A number of long-lead items for the submarines, including the steel, have already been ordered. The years of peak expenditure will be between 2016/17 and the late 2020s.
Opponents of the nuclear deterrent have suggested that the lifetime costs of the deterrent, including its in-service and decommissioning costs, will amount to more than £100 billion.
Questions have been asked about the rationality and value for money of such spending at a time of austerity and further expected cuts in the defence budget. Advocates of the Successor programme argue that the price is comparatively small when compared with the strategic risks involved in renouncing the nuclear deterrent.
Ahead of the Initial Gate decision, various calls were made for Parliament to have a further vote before the programme proceeded into its assessment phase.
Approval of Initial Gate was announced in May 2011, and without a vote in Parliament. At the time an MOD Minister stated that “Parliament does not routinely review internal Ministry of Defence business cases and I have not yet heard a convincing argument that suggests that this programme should be any different”.
The MOD did, however, commit to publishing an annual report of progress on the programme.
Calls are likely to continue for greater Parliamentary scrutiny, including a vote on the Main Gate decision in 2016. However, the MOD has been consistent in its view that “It will be for the [new] Government to make decisions about scrutinising the Main Gate decision”.
While it is broadly accepted that the Main Gate decision will be presented to Parliament, there is no obligation on the Government to give Parliament a vote on whether to take the Successor programme forward.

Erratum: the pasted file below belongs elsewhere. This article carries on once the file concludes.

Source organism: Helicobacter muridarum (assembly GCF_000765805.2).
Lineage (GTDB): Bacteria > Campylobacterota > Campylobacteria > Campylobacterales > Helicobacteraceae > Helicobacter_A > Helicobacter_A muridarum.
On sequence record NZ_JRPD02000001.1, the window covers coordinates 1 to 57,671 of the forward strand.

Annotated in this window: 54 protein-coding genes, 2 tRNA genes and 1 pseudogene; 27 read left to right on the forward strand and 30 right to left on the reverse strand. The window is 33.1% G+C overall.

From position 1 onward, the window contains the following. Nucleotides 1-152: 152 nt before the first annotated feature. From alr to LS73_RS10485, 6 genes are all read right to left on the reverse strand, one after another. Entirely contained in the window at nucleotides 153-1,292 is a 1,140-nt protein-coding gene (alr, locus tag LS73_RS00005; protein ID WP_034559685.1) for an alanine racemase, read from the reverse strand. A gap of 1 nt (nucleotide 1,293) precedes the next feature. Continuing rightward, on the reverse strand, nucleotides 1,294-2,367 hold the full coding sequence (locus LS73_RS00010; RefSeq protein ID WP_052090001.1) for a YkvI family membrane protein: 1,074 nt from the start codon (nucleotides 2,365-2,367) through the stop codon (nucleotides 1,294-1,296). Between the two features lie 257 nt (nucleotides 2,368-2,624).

The UK’s disarmament obligations and the legality of replacing Trident
The legality of replacing Trident is hotly contested. Critics argue that by replacing their nuclear forces, the recognised nuclear powers, including the UK, are failing to meet their disarmament obligations under Article VI of the Nuclear Non-Proliferation Treaty (NPT).
Successive Governments have insisted, however, that replacing Trident is compatible with the NPT, arguing that the treaty contains no prohibition on updating existing weapons systems and gives no explicit timeframe for disarmament.
They have also highlighted the steps taken by the UK in support of the NPT, in particular the significant reductions in the British nuclear arsenal since the end of the Cold War (see below). Furthermore they have insisted that sustainable nuclear disarmament can only be achieved through a multilateral process.
Reductions in the UK’s nuclear warheads
- At its Cold War peak the UK nuclear stockpile consisted of approximately 520 nuclear warheads.
- By 1998 the deterrent had been reduced to one single system: Trident.
- The 1998 SDR announced a reduction to fewer than 200 operationally available warheads. Total stockpile estimated at 280.
- The 2006 White Paper planned to reduce the stockpile to fewer than 160 operationally available warheads.
In 2010 information on the size of the UK’s overall nuclear stockpile (225 warheads) was published for the first time.
The 2010 SDSR announced a reduction to 120 operationally available warheads; while the overall stockpile would be no more than 180 by the mid-2020s. Once that reduction has been achieved, the UK nuclear stockpile will have been reduced by 65% since the end of the Cold War.
- Conservatives: will retain the Trident continuous at sea nuclear deterrent… and build the new fleet of four Successor Ballistic Missile Submarines
- Greens: decommission the Trident nuclear deterrent system
- Labour: committed to a minimum, credible, independent nuclear capability, delivered through a Continuous At-Sea Deterrent
- Liberal Democrats: procure fewer Vanguard successor submarines; move from CASD to a contingency posture of regular patrols
- SNP: will oppose plans for a new generation of Trident nuclear weapons and will seek to build an alliance in the House of Commons against Trident renewal
- UKIP: support Trident renewal